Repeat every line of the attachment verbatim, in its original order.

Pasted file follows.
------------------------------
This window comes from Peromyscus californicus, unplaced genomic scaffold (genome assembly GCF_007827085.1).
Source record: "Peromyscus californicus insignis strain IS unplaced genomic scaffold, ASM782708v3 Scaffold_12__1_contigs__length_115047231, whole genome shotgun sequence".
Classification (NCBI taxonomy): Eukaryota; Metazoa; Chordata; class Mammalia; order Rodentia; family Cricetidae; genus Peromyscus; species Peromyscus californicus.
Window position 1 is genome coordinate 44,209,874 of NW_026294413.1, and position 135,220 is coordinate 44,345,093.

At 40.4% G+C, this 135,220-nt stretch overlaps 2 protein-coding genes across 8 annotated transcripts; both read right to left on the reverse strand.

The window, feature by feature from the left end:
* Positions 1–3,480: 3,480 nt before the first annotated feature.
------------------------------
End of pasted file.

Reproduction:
This window comes from Peromyscus californicus, unplaced genomic scaffold (genome assembly GCF_007827085.1).
Source record: "Peromyscus californicus insignis strain IS unplaced genomic scaffold, ASM782708v3 Scaffold_12__1_contigs__length_115047231, whole genome shotgun sequence".
Classification (NCBI taxonomy): Eukaryota; Metazoa; Chordata; class Mammalia; order Rodentia; family Cricetidae; genus Peromyscus; species Peromyscus californicus.
Window position 1 is genome coordinate 44,209,874 of NW_026294413.1, and position 135,220 is coordinate 44,345,093.

At 40.4% G+C, this 135,220-nt stretch overlaps 2 protein-coding genes across 8 annotated transcripts; both read right to left on the reverse strand.

The window, feature by feature from the left end:
* Positions 1–3,480: 3,480 nt before the first annotated feature.